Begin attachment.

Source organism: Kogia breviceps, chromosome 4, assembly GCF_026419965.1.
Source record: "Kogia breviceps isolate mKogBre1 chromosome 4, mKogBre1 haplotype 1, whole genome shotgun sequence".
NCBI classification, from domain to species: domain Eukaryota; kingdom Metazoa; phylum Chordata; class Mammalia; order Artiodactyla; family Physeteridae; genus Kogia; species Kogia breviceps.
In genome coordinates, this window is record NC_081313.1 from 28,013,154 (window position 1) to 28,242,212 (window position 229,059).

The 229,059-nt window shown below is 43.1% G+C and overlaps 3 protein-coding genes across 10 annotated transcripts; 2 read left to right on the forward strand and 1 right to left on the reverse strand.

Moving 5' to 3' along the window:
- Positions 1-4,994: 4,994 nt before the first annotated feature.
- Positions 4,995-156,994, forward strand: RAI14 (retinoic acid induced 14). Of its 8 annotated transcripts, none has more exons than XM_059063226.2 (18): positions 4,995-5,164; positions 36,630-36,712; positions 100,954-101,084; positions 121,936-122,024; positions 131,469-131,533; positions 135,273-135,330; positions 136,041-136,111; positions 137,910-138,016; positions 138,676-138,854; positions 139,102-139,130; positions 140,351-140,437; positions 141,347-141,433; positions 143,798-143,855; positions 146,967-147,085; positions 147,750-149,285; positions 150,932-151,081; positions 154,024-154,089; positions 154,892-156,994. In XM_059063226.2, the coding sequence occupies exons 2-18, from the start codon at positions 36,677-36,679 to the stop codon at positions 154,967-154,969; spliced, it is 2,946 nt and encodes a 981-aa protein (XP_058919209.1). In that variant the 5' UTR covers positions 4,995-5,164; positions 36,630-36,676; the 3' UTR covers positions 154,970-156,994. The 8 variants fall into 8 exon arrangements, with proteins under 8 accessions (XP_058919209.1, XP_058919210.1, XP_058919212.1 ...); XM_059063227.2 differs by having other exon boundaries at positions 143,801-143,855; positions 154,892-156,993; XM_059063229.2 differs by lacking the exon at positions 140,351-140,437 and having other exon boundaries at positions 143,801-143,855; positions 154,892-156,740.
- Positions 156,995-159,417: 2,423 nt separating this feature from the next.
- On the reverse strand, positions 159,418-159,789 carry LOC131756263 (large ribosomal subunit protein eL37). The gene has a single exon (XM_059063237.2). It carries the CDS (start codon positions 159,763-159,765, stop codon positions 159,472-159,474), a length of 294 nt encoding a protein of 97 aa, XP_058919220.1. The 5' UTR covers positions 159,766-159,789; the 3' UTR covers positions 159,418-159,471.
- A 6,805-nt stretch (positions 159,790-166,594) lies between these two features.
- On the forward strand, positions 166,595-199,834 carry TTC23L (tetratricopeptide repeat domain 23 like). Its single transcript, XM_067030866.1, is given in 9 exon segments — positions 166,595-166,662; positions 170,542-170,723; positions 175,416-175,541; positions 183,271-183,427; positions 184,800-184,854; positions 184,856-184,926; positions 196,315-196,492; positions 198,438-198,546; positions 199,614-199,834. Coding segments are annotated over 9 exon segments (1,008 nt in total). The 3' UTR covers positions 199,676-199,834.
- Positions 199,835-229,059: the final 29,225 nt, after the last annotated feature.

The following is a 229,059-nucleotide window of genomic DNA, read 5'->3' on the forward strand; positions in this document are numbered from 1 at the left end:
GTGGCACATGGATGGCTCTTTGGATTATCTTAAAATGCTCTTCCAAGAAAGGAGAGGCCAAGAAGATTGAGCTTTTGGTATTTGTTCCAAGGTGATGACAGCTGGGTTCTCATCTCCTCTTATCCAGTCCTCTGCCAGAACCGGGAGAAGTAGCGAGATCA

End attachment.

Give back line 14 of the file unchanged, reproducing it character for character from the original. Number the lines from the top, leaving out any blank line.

The following is a 229,059-nucleotide window of genomic DNA, read 5'->3' on the forward strand; positions in this document are numbered from 1 at the left end: